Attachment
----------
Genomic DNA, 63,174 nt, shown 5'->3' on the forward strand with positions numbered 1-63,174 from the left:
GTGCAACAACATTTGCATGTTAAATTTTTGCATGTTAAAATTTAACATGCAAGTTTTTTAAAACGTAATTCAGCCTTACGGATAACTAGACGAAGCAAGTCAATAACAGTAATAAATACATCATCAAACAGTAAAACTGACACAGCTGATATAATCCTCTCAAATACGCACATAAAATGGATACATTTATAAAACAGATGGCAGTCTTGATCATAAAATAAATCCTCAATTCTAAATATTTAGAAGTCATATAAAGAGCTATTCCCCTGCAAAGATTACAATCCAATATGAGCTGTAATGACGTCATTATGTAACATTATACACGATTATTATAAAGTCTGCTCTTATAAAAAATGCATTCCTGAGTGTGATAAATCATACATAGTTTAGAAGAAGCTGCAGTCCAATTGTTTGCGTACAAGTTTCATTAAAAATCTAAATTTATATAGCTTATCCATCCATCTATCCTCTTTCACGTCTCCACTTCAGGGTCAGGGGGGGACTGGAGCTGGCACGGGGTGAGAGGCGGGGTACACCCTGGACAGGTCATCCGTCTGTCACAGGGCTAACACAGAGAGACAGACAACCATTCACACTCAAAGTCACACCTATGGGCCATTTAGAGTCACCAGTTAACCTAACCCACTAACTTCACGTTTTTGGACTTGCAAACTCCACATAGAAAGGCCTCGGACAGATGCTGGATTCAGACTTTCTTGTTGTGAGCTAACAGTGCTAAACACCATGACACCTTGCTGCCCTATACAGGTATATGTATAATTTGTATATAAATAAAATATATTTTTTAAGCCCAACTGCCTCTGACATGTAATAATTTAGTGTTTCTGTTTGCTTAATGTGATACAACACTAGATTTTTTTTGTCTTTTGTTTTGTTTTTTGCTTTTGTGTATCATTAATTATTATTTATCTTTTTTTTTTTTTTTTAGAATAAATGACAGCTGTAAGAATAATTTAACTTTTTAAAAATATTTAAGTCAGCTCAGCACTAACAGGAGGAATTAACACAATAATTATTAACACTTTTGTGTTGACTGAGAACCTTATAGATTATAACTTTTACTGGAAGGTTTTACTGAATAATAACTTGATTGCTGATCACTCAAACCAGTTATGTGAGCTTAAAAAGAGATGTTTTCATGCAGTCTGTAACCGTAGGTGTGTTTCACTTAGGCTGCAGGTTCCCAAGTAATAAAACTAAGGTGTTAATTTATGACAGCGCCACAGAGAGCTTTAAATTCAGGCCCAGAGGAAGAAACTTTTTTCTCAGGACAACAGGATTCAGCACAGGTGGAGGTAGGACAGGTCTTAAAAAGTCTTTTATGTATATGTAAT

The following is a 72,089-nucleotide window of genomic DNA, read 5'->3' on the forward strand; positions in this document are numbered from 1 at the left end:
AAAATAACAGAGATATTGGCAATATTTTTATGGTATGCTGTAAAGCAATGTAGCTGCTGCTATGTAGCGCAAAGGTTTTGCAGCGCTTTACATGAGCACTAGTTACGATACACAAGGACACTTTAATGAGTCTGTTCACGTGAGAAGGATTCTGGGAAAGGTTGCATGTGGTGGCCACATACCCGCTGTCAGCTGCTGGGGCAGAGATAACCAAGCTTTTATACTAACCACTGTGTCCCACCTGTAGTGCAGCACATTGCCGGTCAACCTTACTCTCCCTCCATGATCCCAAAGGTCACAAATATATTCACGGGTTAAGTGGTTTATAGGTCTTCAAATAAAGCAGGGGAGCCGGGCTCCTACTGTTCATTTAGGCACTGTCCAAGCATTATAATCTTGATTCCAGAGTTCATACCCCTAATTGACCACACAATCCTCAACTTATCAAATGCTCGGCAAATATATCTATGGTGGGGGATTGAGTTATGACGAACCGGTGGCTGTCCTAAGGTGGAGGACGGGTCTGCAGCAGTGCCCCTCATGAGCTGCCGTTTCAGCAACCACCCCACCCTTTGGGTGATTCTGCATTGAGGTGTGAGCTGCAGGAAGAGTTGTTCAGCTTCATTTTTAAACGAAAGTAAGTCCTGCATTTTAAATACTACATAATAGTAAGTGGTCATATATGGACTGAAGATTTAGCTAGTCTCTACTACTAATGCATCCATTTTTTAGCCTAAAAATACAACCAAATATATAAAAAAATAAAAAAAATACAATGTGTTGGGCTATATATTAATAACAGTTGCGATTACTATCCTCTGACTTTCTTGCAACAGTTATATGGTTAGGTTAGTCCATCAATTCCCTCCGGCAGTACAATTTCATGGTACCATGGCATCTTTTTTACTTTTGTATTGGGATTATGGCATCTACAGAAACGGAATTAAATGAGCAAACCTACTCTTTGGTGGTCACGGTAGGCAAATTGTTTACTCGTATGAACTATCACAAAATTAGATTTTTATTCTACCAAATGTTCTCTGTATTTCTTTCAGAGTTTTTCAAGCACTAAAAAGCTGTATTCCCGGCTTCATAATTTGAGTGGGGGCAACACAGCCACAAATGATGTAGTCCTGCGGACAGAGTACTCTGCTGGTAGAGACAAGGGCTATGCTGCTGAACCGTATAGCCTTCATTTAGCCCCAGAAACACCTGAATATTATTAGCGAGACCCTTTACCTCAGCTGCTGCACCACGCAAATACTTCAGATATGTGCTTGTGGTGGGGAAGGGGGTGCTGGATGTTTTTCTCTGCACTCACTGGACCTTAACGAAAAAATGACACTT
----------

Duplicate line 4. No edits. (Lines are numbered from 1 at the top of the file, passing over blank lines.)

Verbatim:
AAAATAACAGAGATATTGGCAATATTTTTATGGTATGCTGTAAAGCAATGTAGCTGCTGCTATGTAGCGCAAAGGTTTTGCAGCGCTTTACATGAGCACTAGTTACGATACACAAGGACACTTTAATGAGTCTGTTCACGTGAGAAGGATTCTGGGAAAGGTTGCATGTGGTGGCCACATACCCGCTGTCAGCTGCTGGGGCAGAGATAACCAAGCTTTTATACTAACCACTGTGTCCCACCTGTAGTGCAGCACATTGCCGGTCAACCTTACTCTCCCTCCATGATCCCAAAGGTCACAAATATATTCACGGGTTAAGTGGTTTATAGGTCTTCAAATAAAGCAGGGGAGCCGGGCTCCTACTGTTCATTTAGGCACTGTCCAAGCATTATAATCTTGATTCCAGAGTTCATACCCCTAATTGACCACACAATCCTCAACTTATCAAATGCTCGGCAAATATATCTATGGTGGGGGATTGAGTTATGACGAACCGGTGGCTGTCCTAAGGTGGAGGACGGGTCTGCAGCAGTGCCCCTCATGAGCTGCCGTTTCAGCAACCACCCCACCCTTTGGGTGATTCTGCATTGAGGTGTGAGCTGCAGGAAGAGTTGTTCAGCTTCATTTTTAAACGAAAGTAAGTCCTGCATTTTAAATACTACATAATAGTAAGTGGTCATATATGGACTGAAGATTTAGCTAGTCTCTACTACTAATGCATCCATTTTTTAGCCTAAAAATACAACCAAATATATAAAAAAATAAAAAAAATACAATGTGTTGGGCTATATATTAATAACAGTTGCGATTACTATCCTCTGACTTTCTTGCAACAGTTATATGGTTAGGTTAGTCCATCAATTCCCTCCGGCAGTACAATTTCATGGTACCATGGCATCTTTTTTACTTTTGTATTGGGATTATGGCATCTACAGAAACGGAATTAAATGAGCAAACCTACTCTTTGGTGGTCACGGTAGGCAAATTGTTTACTCGTATGAACTATCACAAAATTAGATTTTTATTCTACCAAATGTTCTCTGTATTTCTTTCAGAGTTTTTCAAGCACTAAAAAGCTGTATTCCCGGCTTCATAATTTGAGTGGGGGCAACACAGCCACAAATGATGTAGTCCTGCGGACAGAGTACTCTGCTGGTAGAGACAAGGGCTATGCTGCTGAACCGTATAGCCTTCATTTAGCCCCAGAAACACCTGAATATTATTAGCGAGACCCTTTACCTCAGCTGCTGCACCACGCAAATACTTCAGATATGTGCTTGTGGTGGGGAAGGGGGTGCTGGATGTTTTTCTCTGCACTCACTGGACCTTAACGAAAAAATGACACTT